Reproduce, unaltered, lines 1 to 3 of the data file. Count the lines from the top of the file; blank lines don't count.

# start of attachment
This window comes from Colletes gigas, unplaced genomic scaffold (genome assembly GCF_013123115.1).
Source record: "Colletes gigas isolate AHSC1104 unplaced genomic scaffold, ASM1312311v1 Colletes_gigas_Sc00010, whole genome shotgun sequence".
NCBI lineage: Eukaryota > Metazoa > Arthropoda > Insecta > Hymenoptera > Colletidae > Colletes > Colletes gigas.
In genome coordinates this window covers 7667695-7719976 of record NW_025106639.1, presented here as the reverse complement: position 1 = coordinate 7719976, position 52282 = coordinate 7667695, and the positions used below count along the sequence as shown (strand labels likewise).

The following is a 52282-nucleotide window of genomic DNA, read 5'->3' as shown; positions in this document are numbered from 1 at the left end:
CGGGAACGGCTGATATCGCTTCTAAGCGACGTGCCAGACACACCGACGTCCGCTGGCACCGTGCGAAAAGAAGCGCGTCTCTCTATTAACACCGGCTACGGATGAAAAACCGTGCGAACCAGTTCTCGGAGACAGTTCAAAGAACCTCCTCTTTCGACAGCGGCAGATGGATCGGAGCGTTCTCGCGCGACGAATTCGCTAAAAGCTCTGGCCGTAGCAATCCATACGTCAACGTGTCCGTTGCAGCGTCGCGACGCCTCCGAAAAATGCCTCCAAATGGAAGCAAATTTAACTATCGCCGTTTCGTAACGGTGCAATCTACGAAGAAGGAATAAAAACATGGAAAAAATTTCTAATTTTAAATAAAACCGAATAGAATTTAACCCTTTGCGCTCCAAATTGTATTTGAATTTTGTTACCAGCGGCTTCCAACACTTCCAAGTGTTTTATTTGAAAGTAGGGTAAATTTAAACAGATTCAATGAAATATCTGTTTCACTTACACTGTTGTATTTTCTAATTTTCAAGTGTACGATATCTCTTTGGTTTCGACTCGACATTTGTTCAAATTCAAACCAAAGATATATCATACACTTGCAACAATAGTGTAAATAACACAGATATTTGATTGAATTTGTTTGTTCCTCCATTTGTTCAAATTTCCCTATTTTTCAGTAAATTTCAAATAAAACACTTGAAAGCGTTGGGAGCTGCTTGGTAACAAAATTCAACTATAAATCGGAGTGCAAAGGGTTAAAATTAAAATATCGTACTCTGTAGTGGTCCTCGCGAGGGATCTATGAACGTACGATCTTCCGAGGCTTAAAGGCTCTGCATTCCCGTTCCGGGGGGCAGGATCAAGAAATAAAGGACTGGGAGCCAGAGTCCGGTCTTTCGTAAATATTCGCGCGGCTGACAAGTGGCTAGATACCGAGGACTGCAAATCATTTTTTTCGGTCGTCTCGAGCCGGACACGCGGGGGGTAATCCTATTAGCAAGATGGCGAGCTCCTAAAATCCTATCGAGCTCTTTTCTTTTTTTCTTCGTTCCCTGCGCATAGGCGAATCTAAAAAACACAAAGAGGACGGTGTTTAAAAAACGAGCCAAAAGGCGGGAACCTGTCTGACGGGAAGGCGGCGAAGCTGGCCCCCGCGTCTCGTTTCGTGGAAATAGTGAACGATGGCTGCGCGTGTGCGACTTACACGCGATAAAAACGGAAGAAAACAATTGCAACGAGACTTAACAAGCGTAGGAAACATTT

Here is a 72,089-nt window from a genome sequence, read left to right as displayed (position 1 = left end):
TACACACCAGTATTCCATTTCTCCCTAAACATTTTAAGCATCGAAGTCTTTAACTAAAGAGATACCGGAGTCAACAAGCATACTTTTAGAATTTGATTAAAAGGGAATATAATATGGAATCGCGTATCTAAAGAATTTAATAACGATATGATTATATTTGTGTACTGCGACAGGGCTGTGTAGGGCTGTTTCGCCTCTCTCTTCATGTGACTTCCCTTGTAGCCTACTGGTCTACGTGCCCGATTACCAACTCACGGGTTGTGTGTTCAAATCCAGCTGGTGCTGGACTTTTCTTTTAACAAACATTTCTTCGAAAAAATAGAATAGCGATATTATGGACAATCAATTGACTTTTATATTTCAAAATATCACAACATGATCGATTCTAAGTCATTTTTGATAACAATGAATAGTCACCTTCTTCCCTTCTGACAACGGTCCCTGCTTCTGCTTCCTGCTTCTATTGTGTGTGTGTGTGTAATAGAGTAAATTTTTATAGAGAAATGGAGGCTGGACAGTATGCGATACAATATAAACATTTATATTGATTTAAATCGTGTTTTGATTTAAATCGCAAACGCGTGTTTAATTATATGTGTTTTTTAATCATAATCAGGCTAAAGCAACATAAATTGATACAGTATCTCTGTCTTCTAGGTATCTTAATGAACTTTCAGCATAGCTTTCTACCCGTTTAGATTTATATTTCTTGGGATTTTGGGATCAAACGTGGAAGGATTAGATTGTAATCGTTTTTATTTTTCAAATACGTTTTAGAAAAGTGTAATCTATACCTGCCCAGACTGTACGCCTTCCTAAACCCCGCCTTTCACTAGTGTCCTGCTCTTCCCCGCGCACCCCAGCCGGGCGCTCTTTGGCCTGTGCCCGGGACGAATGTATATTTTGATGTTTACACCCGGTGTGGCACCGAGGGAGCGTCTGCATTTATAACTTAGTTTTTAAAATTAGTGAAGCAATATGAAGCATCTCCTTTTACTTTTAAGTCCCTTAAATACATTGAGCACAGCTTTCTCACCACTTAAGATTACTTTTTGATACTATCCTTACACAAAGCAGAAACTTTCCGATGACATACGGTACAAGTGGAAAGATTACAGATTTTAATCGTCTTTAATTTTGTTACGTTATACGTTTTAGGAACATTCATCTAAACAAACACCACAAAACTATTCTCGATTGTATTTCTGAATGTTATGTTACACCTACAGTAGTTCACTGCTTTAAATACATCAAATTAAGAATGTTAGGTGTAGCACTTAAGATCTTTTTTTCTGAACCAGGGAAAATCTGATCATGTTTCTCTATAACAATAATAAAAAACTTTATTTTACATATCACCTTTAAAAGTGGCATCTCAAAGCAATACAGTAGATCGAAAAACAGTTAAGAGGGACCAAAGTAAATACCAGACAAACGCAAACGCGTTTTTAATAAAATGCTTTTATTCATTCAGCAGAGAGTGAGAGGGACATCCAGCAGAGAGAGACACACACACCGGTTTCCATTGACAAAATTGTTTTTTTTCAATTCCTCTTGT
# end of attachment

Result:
This window comes from Colletes gigas, unplaced genomic scaffold (genome assembly GCF_013123115.1).
Source record: "Colletes gigas isolate AHSC1104 unplaced genomic scaffold, ASM1312311v1 Colletes_gigas_Sc00010, whole genome shotgun sequence".
NCBI lineage: Eukaryota > Metazoa > Arthropoda > Insecta > Hymenoptera > Colletidae > Colletes > Colletes gigas.